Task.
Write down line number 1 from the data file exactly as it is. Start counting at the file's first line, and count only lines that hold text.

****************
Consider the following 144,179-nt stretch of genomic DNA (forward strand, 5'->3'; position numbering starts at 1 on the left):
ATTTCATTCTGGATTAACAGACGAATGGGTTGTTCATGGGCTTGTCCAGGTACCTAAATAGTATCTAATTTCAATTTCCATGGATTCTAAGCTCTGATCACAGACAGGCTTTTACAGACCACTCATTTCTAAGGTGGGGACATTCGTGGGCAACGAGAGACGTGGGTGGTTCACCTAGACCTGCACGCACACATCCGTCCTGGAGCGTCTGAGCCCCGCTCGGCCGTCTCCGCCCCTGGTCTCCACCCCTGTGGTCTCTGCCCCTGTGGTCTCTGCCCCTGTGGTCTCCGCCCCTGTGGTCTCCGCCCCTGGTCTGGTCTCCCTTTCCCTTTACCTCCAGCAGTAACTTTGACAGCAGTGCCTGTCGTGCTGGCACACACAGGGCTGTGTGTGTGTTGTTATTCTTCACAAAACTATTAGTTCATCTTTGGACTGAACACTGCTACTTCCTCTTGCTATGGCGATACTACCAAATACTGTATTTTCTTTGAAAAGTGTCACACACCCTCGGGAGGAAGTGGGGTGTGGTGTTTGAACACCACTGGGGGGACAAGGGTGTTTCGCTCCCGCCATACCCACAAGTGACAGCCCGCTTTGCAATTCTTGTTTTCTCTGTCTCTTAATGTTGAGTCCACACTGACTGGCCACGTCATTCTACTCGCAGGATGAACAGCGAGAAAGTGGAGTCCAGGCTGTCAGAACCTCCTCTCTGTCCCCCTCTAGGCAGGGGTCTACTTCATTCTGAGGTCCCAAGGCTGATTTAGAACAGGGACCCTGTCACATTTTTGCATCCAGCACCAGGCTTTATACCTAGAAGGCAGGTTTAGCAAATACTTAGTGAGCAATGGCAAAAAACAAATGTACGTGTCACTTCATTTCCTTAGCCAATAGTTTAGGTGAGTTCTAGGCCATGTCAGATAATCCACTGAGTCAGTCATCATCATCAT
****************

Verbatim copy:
Consider the following 144,179-nt stretch of genomic DNA (forward strand, 5'->3'; position numbering starts at 1 on the left):